Starring: Rachel McAdams, Eric Bana, Arliss Howard, Ron Livingston
Director: Robert Schwentke
Writer(s): Bruce Joel Rubin, Audrey Niffenegger
Cinematography: Florian Ballhaus
Original Score: Mychael Danna
Running Time: 107 Mins.
The Time Traveler’s Wife seems somewhat confused, not the wife herself, that would be the rather lovely and hugely talented Rachel McAdams, no the film, is it sci-fi, weepy/worthy drama or sweeping romantic epic? Well it’s a little bit of everything and therein lies the rub. Yet another adaptatation of a novel, one of those that many saw as somewhat unfilmable and better off confined to the pages of a book and peoples imaginations, it leaps to to silver screen courtesy of “the makers of The Notebook“, which in lamen’s terms means the money men, and in that short sentence alone you will likely know where we are tone wise…some of the time!
You see Henry DeTamble is the time traveler of the title, flitting back and forth in time from childhood to the inevitable end, and everywhere between. His predicament, for that is what time travelling becomes here as opposed to the usual benefit, is that he cannot control when or to where he travels, meaning he disappears at the most inordinate moments, wedding night, childbirth etc. etc. the more dramatic effect the better you may have gathered. This is put down to a genetic disorder Henry has, so upon meeting McAdam’s Clare Abshire in his prime he travels back to see her as a child when he is the older married version of himself, married to Clare you see…if all this sounds a touch confusing, it is.
It is this that proves to be both the film’s problem and its saving grace all in one, for while it is a unique story device and makes for a heart rending love story, it also becomes far too contrived and confusing, (Harry claims at one point he cannot travel to the future yet he does at one point!), and spanning the course of a whole life of different lifetimes into one 107 minute film means much feels forced and crammed in, jumping from major life point to the next, this works in frothy rom-com’s but not when your attemping to forge an epic love story that wants to be more Jane Eyre than Marley and Me.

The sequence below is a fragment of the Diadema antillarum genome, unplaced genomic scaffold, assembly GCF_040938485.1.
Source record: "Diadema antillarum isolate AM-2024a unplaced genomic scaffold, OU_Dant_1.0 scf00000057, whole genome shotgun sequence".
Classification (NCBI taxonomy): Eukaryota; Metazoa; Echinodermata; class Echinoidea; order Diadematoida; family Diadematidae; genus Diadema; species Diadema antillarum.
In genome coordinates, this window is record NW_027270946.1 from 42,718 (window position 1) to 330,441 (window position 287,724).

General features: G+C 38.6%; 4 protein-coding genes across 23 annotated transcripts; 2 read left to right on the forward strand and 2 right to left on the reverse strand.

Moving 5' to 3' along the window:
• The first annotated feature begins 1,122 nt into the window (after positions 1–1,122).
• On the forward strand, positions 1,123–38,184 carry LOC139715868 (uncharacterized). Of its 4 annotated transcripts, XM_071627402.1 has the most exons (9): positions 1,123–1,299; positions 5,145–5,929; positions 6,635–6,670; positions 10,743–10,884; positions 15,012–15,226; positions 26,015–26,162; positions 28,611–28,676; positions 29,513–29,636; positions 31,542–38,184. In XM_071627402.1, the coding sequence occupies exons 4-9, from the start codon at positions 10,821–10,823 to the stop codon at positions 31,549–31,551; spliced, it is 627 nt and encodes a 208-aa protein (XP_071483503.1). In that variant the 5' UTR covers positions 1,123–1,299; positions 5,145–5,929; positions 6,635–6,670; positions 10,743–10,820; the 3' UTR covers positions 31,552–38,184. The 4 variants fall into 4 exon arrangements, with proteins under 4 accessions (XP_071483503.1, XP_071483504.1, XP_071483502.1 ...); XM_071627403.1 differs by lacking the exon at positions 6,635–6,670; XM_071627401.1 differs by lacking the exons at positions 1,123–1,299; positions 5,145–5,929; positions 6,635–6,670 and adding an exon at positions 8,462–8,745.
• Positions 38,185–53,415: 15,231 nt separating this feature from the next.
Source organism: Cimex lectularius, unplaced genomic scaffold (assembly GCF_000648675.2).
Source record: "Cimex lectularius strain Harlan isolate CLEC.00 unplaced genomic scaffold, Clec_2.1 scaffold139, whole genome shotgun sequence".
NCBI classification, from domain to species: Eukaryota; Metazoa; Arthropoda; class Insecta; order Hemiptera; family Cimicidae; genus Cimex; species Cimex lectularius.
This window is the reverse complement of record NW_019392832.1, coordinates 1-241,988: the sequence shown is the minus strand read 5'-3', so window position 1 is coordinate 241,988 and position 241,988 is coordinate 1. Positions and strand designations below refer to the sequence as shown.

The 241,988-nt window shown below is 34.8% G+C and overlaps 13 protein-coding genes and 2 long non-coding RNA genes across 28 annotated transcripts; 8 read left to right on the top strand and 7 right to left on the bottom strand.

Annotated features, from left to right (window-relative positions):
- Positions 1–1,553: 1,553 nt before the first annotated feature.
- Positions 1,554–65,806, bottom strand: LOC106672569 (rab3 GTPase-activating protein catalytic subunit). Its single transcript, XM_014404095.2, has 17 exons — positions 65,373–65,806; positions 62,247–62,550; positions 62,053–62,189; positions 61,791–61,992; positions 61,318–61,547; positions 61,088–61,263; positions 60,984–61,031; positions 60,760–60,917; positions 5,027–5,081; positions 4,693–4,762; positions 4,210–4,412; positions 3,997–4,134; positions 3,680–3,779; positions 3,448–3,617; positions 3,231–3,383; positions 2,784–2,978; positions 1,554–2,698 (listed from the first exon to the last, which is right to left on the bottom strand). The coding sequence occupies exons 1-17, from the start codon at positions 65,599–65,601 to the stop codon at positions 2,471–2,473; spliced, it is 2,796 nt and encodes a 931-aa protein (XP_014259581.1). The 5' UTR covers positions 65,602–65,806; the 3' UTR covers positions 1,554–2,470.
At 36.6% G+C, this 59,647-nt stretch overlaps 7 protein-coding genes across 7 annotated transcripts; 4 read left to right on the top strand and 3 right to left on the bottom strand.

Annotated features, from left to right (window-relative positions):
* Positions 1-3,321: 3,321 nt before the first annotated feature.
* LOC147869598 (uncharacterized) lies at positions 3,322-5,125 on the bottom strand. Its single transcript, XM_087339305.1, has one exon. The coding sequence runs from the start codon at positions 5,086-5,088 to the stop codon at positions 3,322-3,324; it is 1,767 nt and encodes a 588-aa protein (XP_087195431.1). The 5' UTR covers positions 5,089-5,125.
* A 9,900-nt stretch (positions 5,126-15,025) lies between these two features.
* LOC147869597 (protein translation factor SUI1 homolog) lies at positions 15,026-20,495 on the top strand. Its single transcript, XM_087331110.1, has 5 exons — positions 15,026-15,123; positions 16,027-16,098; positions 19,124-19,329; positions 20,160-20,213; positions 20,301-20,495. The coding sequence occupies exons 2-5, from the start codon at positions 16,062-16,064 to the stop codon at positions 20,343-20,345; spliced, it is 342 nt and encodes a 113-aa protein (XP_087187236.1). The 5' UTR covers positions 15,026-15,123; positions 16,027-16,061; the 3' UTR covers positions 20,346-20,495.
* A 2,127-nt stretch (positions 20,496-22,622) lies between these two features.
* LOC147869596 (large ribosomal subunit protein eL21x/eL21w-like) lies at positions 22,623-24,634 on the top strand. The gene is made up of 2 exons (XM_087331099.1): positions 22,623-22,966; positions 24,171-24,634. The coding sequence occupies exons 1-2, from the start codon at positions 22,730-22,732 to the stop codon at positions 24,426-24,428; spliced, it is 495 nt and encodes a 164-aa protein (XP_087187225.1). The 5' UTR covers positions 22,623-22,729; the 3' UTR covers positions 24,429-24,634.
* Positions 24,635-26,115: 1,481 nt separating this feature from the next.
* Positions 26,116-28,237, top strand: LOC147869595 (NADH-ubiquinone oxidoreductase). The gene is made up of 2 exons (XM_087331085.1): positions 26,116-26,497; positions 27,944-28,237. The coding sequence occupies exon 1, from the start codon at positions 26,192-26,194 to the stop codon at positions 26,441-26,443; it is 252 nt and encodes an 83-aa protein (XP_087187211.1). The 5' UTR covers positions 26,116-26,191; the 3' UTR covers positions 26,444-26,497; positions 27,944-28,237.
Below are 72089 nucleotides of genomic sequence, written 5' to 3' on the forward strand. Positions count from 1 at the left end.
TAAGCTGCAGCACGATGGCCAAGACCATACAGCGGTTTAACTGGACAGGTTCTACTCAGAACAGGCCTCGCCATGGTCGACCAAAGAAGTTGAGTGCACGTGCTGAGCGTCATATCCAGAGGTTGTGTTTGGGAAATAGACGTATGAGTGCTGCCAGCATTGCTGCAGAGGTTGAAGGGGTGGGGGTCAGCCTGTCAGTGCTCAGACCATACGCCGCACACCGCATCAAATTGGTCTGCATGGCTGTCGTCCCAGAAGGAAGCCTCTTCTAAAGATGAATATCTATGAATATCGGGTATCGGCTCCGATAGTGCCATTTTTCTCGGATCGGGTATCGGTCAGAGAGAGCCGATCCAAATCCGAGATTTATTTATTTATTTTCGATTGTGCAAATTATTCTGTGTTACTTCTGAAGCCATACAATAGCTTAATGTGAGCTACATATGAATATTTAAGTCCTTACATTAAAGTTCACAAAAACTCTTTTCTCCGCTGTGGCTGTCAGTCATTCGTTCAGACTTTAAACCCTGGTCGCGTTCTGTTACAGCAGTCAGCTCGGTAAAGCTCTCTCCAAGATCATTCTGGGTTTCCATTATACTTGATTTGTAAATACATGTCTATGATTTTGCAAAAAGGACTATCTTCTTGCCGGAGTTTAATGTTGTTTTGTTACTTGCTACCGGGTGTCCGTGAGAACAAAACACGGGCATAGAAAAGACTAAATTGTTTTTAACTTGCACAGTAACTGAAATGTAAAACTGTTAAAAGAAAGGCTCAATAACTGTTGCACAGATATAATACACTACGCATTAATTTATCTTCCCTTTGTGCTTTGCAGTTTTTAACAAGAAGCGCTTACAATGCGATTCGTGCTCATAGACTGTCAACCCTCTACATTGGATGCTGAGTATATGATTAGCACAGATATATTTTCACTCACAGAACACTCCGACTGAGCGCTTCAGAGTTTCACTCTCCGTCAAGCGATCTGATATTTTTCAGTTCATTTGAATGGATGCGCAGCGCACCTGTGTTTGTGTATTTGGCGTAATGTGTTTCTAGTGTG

Thankfully Bana and McAdams are on hand and superbly cast, obviously that they are two fantastic actors does a great deal to elevate the film and add therefore that heft the film-makers’ so clearly yearn for, it is just a shame the characters aren’t given quite enough room to breathe, thankfully they are never offscreen and the time travel aspect is often subtley used to great comic effect, Henry in woman’s clothing is a cracker and the fact that he reappears naked everytime he travels is shamefully amusing.
What provides the film with its coup d’etat is the introduction of something of a twist/mystery revolving around the fate of a central character, and while The Time Traveler’s wife doesn’t become a “whodunnit” it does gain an air of pathos that maekes you think and see a worthy denouement for a film that dared to try and be a little different and largely succeeds but for a little confusion.
Not quite as sweeping as it would like to be The Time Traveler’s Wife is a solid study of romance between two fantastic actors and a unique dilemma.